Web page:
Public schools are the jewel in the crown of the British education system. Across the centuries, they have educated our elite across government, law and the arts. They are as synonymous with England — golden, verdant, timeless England — as scones with cream and jam, cricket (played in whites, please) and The Queen. Their allure is partly myth, partly nostalgia, partly cold, hard commercialism. Of course, there is the romanticised ideal, cemented in our best fiction: the public schools of Jennings and Darbishire; of Billy Bunter; of devoted, beloved Mr. Chipping. Harry Potter is, though JK Rowling may not admit it, the ultimate scholarship boy made good. Our best comedians and raconteurs play on the stereotypes. Peter Cook; Stephen Fry; David Mitchell are all, in their inimitable ways, quintessentially English public school boys. Our most popular politicians similarly trade on their educational backgrounds. Boris Johnson and Jacob Rees-Mogg are quick to play up their illustrious old school; a Latin simile, a flash of Houseroom wit, and in one bound they are free.
We love the public school image. The illustrious buildings: high-ceilinged schoolrooms and arborescent chapels. And the characters who occupy them: the young, enthusiastic English master, spilling his papers everywhere; the inebriated chaplain; busty matron; the concerned housemaster lecturing his charges on unGodly late-night beastliness.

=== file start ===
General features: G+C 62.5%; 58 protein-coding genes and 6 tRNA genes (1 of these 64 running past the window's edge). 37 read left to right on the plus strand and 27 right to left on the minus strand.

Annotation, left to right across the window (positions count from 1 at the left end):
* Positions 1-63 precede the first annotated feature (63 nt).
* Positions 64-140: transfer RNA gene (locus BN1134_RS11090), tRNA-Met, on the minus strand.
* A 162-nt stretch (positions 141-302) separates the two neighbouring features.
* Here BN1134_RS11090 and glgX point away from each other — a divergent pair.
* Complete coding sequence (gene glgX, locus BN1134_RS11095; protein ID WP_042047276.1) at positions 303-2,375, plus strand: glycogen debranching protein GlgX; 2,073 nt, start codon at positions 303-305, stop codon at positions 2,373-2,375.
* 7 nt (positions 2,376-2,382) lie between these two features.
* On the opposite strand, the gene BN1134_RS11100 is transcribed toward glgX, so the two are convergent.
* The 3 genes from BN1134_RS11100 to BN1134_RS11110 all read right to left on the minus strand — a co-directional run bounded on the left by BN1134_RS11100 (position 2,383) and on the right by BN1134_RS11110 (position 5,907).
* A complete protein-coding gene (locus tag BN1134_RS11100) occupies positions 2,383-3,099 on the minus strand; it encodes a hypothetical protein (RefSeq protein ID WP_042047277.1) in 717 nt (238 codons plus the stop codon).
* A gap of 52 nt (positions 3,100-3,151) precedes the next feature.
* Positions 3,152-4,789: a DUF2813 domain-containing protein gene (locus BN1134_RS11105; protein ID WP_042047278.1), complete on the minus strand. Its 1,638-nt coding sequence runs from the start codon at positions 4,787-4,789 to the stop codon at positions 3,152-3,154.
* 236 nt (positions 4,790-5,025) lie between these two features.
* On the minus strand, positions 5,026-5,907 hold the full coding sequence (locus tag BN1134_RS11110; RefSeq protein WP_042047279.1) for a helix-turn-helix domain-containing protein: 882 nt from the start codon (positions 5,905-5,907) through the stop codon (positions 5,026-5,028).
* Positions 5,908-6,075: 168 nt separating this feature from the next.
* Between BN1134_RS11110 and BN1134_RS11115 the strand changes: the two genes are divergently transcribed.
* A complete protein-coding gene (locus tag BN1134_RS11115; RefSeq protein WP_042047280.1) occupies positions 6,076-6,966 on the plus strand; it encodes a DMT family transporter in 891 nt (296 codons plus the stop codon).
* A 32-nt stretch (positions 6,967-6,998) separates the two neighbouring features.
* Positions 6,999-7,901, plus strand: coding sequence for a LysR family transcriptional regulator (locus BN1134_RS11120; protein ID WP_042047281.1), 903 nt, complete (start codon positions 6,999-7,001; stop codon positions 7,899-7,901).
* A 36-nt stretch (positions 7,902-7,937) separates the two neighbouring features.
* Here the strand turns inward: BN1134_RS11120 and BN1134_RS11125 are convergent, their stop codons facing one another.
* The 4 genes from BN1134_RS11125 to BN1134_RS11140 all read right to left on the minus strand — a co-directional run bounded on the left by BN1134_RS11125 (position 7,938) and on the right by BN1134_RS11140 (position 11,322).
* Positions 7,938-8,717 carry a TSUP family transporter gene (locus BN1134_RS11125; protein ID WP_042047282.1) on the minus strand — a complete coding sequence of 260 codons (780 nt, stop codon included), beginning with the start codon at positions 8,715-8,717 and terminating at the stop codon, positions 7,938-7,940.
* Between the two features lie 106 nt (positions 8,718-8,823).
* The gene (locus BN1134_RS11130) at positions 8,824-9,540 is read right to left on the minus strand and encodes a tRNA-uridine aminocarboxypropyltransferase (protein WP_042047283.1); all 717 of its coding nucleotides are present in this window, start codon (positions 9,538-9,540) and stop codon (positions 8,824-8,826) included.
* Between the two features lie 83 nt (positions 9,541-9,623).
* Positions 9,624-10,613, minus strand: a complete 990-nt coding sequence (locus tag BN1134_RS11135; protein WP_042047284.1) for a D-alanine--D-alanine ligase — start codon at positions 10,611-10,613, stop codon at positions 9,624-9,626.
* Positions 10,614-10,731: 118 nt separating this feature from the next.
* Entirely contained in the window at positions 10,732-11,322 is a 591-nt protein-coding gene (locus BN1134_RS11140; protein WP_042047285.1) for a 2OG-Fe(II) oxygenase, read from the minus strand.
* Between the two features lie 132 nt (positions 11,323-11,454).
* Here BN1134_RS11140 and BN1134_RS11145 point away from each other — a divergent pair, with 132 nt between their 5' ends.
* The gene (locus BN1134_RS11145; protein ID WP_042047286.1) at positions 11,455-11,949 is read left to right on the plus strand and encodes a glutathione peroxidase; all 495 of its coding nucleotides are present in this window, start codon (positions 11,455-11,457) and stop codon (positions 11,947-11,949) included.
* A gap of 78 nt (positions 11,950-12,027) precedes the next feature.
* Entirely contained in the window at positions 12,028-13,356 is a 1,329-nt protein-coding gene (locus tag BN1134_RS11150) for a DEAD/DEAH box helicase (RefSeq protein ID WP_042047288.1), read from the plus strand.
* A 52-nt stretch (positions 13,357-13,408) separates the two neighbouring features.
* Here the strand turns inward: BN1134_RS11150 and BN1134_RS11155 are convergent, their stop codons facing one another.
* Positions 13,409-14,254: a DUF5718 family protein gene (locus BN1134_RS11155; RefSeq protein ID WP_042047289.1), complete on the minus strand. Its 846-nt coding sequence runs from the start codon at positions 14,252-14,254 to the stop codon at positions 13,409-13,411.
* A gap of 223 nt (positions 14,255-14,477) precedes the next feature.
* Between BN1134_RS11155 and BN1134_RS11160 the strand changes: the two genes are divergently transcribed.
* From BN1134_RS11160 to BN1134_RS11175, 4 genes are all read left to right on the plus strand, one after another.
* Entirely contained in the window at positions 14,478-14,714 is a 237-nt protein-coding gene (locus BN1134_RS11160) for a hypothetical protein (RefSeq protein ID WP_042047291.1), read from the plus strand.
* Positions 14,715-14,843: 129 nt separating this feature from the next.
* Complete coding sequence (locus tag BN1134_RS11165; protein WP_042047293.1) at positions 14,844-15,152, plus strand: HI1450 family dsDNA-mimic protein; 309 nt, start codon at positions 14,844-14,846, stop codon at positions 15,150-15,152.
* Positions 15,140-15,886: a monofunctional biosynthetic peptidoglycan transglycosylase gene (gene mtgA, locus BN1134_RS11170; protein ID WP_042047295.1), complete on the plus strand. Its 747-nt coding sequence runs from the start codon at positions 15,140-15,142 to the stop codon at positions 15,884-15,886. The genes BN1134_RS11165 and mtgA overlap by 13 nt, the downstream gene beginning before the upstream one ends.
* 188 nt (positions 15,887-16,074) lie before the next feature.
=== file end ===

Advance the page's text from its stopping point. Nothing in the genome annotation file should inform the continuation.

The cliche about cliches is that they’re true. But, in this case, only partly so. Contemporary public schools are often unhealthily obsessed with modernity. My own alma mater, Abingdon, an ancient school in Oxfordshire, recently became the first boys’ school to appoint a female “head”. It met with a flurry of press, and the approval of the Guardian. Which explains why they’ve gone back to a headmaster.
There is a rigid ranking. Eton and Harrow are the top, then Westminster and Wellington. In Oxfordshire, Abingdon sits just below Radley, but above Magdalen. And everyone looks down at Cokethorpe — which is mixed-sex and insufficiently academically selective. Hierarchy, order, and ambition are essentials of the human condition; a private education teaches pupils to seize that and run with it.
My personal preference is for the dustier, more traditional, mid-ranking institutions, where greying masters teach overtired boys on a Saturday morning about philosophy and literature. And, perhaps most importantly for a life in government or business or law, how to be bored without showing it. The perception of independent schools is as reactionary. I remember asking my mathematics master, a kindly, long-suffering, fey little man, who he voted for in the 2005 election.
“Because,” he announced to our class, “the Barbarians are at the gates, gentlemen.”
A little hyperbolic then, perhaps. Demonstrably pertinent now.
Labour wants a formalised “National Education Service” — as if the sclerotic National Health Service isn’t enough inefficient, ideology-bound socialised provision to be getting on with. Of course, Labour politicians hate public schools, even though they frequently attended them, and even more frequently send their children to them. The argument is that public schools give their pupils an unfair advantage, which makes the honourable member for Islington North’s brace of Es at A-Level even more worrying.